Sometimes you just can't make it into the kitchen to cook. Dr. Gourmet has reviewed over 1,000 common convenience foods, ingredients, and restaurant selections so that you know what's worth eating - and what's not. View the Index of all Dr. Gourmet's Food Reviews
The Delicious 6-Week Weight Loss Plan for the Real World
Timothy S. Harlan, MD, FACP has counseled thousands of his patients on healthy, sustainable weight loss. Now he's compiled his best tips and recipes into a six-week plan for you to learn how to eat great food that just happens to be great for you.
Get the prescription for better health as well as healthy weight loss, including:
What to eat
How to cook it
When to eat it
What to eat at a restaurant
What to eat if you're in a hurry
and best of all....
Why eating great food is the best health decision you'll ever make.
Speaking of the "big three" as we were last week, this week brings us two meals from Lean Cuisine, one new, one a revisiting. I have to admit that lately it seems that Lean Cuisine is really trying to improve the quality of their products by reducing the amount of sodium in them and at least appearing to make the effort to improve the amount of fiber. Today's items are a good example: the first, Chicken with Almonds, has pretty impressive numbers at 290 calories, a mere 490 milligrams of sodium (that is, "mere" when it comes to frozen foods), and a surprising 4 grams of fiber. The second, the Glazed Chicken, has 240 calories, 470 milligrams of sodium (what?), and a more customary 2 grams of fiber. Seeing sodium numbers under 500 milligrams for frozen food is still surprising - especially when you consider that meals from organic lines like Amy's regularly top 700 milligrams.
The Chicken with Almonds is as good as the numbers suggest (not great, but darn good): the meal has a soft aroma of soy sauce and ginger, which proves to be exactly how the sauce tastes. That said, there's a little more sauce than we thought was necessary, making the dish a little soupier than we'd like. There are smallish pieces of chicken that are a little dry - but "about what you'd expect from frozen chicken" (take that as you will).
The vegetables, which here include broccoli (unfortunately "about 90% stem"), 1-inch pieces of green beans, and julienned yellow carrots, are softly crunchy and retain their specific sweet and bitter flavors. The sliced almonds are crisp and their flavor cuts through the moderately sweet sauce handily. "What this needs," the panel said, "is some spice. Like red pepper flakes or something."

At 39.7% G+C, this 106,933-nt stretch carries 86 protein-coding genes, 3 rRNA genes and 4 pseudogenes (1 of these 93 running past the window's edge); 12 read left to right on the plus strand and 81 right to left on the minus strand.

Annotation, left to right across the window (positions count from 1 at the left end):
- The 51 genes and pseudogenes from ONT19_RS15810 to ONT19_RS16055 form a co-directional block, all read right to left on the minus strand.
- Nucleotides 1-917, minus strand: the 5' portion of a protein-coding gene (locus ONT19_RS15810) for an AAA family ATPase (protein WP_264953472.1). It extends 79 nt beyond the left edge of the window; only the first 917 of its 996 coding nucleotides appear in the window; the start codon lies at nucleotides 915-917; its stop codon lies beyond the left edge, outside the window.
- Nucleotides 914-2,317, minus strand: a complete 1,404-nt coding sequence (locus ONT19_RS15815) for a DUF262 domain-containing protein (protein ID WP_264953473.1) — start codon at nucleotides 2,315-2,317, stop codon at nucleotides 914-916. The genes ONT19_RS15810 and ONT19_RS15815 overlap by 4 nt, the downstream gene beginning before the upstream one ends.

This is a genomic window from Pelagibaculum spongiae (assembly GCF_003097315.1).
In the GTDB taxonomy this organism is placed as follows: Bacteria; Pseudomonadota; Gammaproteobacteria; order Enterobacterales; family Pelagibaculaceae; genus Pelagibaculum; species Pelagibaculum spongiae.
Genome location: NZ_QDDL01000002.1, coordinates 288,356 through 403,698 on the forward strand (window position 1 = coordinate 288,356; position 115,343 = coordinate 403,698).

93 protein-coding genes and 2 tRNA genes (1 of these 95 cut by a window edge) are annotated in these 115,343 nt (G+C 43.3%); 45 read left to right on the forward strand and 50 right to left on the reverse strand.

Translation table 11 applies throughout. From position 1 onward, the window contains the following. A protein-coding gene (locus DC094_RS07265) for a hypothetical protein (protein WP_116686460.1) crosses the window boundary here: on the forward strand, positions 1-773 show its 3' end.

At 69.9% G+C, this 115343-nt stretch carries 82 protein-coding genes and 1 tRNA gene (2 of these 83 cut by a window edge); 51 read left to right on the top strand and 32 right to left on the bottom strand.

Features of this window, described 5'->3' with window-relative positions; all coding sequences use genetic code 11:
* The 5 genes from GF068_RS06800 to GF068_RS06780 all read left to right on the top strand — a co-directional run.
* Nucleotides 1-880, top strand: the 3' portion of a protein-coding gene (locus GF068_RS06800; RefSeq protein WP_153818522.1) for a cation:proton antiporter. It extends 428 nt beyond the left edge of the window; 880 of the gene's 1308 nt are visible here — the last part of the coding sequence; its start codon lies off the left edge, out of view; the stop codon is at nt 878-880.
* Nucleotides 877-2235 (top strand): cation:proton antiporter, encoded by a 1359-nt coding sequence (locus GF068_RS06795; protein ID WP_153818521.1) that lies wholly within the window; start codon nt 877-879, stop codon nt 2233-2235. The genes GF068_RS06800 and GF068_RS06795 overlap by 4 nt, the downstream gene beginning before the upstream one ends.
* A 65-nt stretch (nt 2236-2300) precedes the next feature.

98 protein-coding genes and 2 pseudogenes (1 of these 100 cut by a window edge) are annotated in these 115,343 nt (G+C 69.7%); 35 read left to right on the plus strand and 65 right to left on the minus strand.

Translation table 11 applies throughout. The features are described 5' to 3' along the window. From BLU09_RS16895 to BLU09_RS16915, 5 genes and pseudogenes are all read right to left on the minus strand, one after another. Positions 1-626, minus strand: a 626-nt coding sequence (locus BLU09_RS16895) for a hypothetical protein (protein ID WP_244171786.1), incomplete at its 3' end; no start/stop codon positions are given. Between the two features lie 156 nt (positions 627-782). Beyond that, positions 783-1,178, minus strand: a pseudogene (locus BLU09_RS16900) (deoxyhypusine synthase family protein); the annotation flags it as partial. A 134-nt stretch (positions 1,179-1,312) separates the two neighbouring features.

Indeed. The panel's overall take on this dish is that it's "nice, light Chinese food." Brown rice would have also added flavor - you'll notice the white rice wasn't worth mentioning in this review, being totally nondescript - and fiber, but overall, not bad at all.
The cooking instructions for the Glazed Chicken (which we last reviewed in 2012 - and we really should have read that review before purchasing) are unusual for Lean Cuisine meals. Usually it's a couple of minutes in the microwave, stir, then cook some more, but this one directs you to cook it, unopened, for over 5 minutes. This left us with a fair amount of time to look at the packaging.
And read the ingredients.
Dear readers, if you've been following Dr. Gourmet for a while you probably recall my thoughts on High Fructose Corn Syrup: that it's a marker of foods that are too highly processed for you to eat. I have told patients (and you) repeatedly: "If you see High Fructose Corn Syrup on the ingredients list, put it back on the shelf."
If I had followed my own advice (or read our previous review), we wouldn't have been waiting five minutes to review this dish. On the package the ingredients lists reads as follows: "water, cooked chicken tenderloins, high fructose corn syrup, nodified cornstarch, sugar, corn oil, chicken broth, sea salt..." and so forth. Remember that the ingredients are required to be listed in descending order by weight. "Ew," said the panel.
Since we had the meal on hand, cooked and everything, we figured we'd go ahead and review it. (Granted, at this point we cannot be said to be without bias. However....)
The Glazed Chicken is another soupy dish. Extremely soupy. There are four largish, thin pieces of chicken that are clearly dried out on top, swimming in a brown sauce that one panelist described as tasting like "thinned canned gravy." There are maybe two tablespoonfuls of cooked white rice that's ever-so-slightly gummy, with a few bits of cashews and the odd wheatberry for texture. About a dozen pieces of green beans complete the meal. There's no lemon or tarragon flavor we could detect despite the description's claim of "a savory lemon tarragon sauce."
One panelist described it best: "It smells like amusement park restaurant food. It's supposed to look like it was cooked in a real restaurant kitchen, but it's really cooked in big steam trays, so it comes out looking OK but tasting kind of like dishwater."
To add insult to injury, the packaging and the product's information page at the Lean Cuisine website don't agree. According to the website, this meal has 610 milligrams of sodium, not 470, and the ingredient information begins as follows:
"cooked chicken tenderloins (chicken tenderloins, high fructose corn syrup, water, corn oil, modified cornstarch, lemon juice concentrate, sodium phosphates, salt, caramel color, potassium chloride [note that this is a salt substitute to make it taste salty without actually adding table salt], garlic, onion, paprika, spice)...."
While a sodium level of 610 milligrams wouldn't all by itself have stopped us from reviewing the product, still - if you can't depend on the packaging to be accurate, how are you supposed to make healthy choices? Shame on you, Lean Cuisine. For both the HFCS and the inaccuracies.
Reviewed: July 14, 2017